Stuart Singleton-White, head of campaigns at the Angling Trust, also stressed that we have to ensure that our stretched government doesn’t push back the implementation of this report for years. He urges, “We’ve got to keep pushing DEFRA to move this report as quickly as possible. And we have to move forward together.
5. Leaving the EU brings opportunity for recovery and rewilding
When left alone to recover and properly protected, abundant life rebuilds, helping to address the climate emergency by capturing carbon.
George Eustice believes that flagship Bills now going through Parliament on Agriculture, Environment and Fisheries gave an opportunity, “to think differently and to think much more creatively about how we can deliver for our environment, including our marine environment. Once we regain control over our exclusive economic zones it gives us much greater power to decide how we manage our Marine Protected Areas.”
He said that the government is planning to allocate greater fishing opportunities or quota to inshore fishermen who use more sustainable methods.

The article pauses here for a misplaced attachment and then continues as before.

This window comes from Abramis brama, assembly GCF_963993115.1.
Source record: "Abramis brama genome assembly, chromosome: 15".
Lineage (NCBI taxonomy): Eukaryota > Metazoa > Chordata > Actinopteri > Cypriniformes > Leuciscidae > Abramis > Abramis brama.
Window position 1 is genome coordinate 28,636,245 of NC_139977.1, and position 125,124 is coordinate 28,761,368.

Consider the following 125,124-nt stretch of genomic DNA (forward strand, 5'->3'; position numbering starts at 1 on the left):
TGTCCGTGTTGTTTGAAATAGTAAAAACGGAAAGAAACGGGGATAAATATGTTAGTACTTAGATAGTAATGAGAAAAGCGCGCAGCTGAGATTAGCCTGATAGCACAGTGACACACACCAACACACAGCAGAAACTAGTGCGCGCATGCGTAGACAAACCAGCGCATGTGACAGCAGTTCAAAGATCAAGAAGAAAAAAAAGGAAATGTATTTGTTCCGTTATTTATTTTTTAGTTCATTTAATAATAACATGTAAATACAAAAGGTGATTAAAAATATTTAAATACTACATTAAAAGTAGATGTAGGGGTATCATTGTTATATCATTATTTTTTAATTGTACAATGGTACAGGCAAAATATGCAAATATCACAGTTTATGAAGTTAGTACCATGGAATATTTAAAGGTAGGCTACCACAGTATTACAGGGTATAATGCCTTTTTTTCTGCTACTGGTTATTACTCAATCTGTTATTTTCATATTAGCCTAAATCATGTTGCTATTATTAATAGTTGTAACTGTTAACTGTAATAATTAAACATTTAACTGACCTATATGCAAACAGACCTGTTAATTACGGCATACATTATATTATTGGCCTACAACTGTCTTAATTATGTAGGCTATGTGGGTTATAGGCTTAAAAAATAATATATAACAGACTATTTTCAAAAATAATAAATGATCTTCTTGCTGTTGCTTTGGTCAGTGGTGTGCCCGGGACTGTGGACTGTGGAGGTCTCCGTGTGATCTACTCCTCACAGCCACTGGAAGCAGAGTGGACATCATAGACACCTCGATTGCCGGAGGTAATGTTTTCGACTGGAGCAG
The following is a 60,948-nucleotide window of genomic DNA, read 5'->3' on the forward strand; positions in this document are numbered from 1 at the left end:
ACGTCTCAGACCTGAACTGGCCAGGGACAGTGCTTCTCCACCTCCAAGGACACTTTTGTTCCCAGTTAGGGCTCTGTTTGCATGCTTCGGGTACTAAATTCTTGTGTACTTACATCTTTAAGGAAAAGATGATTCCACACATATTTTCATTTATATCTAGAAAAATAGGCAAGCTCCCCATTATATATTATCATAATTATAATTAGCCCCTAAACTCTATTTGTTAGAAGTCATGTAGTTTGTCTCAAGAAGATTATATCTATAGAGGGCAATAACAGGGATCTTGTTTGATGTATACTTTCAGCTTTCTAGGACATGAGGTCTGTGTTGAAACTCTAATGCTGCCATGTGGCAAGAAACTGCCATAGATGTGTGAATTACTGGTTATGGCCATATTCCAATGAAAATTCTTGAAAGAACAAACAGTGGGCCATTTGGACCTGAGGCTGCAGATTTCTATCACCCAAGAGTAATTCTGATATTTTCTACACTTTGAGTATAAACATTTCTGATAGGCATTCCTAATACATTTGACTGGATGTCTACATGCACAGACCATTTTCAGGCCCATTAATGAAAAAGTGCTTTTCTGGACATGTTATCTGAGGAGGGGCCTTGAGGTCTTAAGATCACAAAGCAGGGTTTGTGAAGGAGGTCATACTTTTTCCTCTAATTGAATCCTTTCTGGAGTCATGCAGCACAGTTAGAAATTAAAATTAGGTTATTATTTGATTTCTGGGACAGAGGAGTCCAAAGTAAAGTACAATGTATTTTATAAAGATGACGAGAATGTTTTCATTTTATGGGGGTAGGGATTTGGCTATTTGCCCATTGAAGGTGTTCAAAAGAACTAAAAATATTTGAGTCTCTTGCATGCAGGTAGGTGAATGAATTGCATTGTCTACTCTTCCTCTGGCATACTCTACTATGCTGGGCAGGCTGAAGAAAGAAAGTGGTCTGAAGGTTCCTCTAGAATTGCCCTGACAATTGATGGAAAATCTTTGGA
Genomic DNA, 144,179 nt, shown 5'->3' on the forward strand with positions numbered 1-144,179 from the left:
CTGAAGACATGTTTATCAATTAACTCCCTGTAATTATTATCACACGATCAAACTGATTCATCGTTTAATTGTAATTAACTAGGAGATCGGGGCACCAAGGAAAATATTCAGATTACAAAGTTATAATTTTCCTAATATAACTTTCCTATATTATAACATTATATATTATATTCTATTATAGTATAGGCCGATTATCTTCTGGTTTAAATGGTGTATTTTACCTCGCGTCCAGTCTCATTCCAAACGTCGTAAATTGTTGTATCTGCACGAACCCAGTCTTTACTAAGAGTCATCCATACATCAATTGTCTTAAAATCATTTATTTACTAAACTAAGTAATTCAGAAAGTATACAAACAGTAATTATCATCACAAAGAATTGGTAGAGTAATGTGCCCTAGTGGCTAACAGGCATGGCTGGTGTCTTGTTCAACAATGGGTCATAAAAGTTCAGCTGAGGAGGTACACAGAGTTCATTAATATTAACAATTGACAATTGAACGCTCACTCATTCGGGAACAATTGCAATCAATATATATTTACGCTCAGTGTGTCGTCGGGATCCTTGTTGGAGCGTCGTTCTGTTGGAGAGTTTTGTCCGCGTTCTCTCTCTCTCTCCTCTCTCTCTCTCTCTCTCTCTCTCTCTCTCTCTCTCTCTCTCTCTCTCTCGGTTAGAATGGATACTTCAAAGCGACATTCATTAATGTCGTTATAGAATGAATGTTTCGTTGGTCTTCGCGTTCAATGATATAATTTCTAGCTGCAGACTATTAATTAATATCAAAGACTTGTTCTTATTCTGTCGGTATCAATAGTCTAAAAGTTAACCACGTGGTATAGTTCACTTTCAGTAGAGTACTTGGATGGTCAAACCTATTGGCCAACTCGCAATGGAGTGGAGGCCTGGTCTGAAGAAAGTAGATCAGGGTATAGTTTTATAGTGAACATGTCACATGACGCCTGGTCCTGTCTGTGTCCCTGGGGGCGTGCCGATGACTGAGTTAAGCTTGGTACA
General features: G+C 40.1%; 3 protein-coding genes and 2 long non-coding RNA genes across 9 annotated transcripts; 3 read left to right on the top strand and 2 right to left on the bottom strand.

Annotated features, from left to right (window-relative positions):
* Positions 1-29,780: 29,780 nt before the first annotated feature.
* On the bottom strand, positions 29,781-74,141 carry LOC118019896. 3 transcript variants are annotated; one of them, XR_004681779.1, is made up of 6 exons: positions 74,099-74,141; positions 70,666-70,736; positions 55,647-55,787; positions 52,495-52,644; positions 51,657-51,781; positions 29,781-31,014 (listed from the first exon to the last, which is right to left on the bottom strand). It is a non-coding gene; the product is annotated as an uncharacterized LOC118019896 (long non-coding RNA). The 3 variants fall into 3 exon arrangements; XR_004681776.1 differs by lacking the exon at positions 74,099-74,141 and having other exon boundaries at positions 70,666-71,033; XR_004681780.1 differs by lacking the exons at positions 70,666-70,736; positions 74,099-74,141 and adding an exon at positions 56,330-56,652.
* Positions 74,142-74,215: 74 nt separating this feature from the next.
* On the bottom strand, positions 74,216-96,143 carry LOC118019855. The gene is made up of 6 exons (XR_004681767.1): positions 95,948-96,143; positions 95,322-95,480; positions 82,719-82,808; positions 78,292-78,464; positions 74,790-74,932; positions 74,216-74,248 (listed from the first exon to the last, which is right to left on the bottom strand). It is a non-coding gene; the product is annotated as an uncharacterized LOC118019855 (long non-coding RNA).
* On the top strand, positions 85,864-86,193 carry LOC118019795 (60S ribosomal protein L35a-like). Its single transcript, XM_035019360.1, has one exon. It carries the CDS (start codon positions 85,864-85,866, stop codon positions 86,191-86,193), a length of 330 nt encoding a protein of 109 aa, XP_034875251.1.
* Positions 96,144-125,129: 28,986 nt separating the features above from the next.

Referring to the climate conference, COP26, which the government is hosting next year, he said, “We have been very clear that we want biodiversity and the role of nature in addressing climate change to be a major part of that agenda. We also know that when left alone to recover you get an abundance of life in these protected areas.
6. Offshore wind farms can pave the way to rewilding
Dr. Gareth Johnson from Orsted, the world’s largest renewable energy company, used his talk to highlight the synergy of green energy and rewilding. Fishing isn’t allowed around offshore wind farms to protect the equipment so these areas often serve as sanctuaries for populations to recover.
Dr. Johnson cites Anholt as an inspiring example, now getting the attention of Danish government and NGOs. During the construction of their 111 turbine — Denmark’s largest offshore wind farm — they constructed 6,000 boulders to create 25 reefs. Rocky reefs made of boulders used to be an extensive part of Danish seas. Due to being harvested for the construction of coastal defences, very little of this natural habit remains. But these artificial reefs are starting to replace this huge loss. Underwater video footage shows colonisation by marine flora and use by shellfish and fish.
7. Some animals and habitats will need a helping hand to recover